Government Use of Deepfakes

The Questions to Ask
Remote Visualization

This paper examines several scenarios in which democratic governments might consider using deepfakes to advance their foreign policy objectives. It argues that officials should consider the following factors: (1) the likely efficacy of the deepfake, (2) its audience, (3) the potential harms, (4) the legal implications, (5) the nature of the target, (6) the goal of the deepfake, and (7) the traceability of the deepfake back to the originating democratic government. In general, the authors argue that deepfakes should not be used as they are likely to reduce the credibility of democratic governments if their use is discovered, though there may be rare circumstances when their use deserves serious consideration. This paper also proposes a process for approving or rejecting deepfakes that ensures that a wide variety of perspectives are brought to the table.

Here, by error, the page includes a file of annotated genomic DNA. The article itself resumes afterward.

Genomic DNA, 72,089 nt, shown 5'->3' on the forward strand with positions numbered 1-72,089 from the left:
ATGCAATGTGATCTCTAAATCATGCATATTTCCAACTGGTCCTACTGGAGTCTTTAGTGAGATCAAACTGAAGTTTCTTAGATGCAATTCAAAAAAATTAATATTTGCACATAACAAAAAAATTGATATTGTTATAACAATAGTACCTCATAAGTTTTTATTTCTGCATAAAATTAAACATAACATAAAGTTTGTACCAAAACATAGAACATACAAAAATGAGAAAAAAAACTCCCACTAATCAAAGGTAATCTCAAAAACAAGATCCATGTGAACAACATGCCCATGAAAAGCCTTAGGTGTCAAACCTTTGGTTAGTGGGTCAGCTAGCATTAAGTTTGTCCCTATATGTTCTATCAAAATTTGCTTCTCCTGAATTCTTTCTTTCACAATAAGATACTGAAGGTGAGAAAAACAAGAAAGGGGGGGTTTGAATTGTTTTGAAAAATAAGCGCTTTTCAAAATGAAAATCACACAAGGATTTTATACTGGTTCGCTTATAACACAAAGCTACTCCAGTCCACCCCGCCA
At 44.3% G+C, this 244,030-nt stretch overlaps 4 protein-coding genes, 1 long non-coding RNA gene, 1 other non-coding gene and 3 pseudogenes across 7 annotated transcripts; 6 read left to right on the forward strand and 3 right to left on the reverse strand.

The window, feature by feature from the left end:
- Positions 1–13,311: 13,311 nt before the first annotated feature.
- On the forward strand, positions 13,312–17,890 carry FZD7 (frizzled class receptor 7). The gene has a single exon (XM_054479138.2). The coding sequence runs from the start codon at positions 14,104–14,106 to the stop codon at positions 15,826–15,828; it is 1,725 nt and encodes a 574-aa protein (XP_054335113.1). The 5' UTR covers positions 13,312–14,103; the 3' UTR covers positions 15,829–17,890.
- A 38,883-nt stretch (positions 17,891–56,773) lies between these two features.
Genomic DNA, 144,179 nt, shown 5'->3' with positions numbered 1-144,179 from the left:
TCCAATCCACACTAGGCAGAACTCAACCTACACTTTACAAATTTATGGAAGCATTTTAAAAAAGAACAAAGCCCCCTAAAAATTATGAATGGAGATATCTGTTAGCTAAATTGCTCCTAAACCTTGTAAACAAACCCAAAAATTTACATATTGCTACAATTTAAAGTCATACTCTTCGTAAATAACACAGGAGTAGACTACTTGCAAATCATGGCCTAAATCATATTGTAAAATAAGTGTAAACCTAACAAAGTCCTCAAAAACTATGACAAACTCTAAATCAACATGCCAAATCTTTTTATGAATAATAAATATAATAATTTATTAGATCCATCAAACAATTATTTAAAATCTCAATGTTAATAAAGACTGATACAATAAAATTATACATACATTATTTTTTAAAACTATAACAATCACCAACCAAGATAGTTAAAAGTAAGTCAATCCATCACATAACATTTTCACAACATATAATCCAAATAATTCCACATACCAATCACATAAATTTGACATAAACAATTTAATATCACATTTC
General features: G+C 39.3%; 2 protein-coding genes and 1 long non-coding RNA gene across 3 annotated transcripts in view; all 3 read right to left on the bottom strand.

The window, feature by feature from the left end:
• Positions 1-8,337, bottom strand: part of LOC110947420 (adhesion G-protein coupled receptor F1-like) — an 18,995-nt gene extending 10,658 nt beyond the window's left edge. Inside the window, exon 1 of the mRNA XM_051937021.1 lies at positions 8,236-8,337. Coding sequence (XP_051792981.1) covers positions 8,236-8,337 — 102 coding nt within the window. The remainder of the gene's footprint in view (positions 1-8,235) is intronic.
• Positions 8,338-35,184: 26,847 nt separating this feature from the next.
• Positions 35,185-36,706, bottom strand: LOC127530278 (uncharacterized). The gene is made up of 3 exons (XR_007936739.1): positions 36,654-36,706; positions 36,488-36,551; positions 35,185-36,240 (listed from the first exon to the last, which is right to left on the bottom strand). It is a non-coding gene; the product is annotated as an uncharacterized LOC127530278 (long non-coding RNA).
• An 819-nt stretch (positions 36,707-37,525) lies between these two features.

This report was made possible by general funding to CSIS and the Buffett Institute for Global Affairs, the McCormick School of Engineering, and the Pritzker School of Law at Northwestern University. No direct sponsorship contributed to this report.

Daniel Byman
Senior Fellow, Warfare, Irregular Threats, and Terrorism Program

Daniel W. Linna Jr.

Senior Lecturer and Director of Law and Technology Initiatives, Northwestern Pritzker School of Law and McCormick School of Engineering

V. S. Subrahmanian

Walter P. Murphy Professor of Computer Science, Fellow, Buffett Institute for Global Affairs, Northwestern University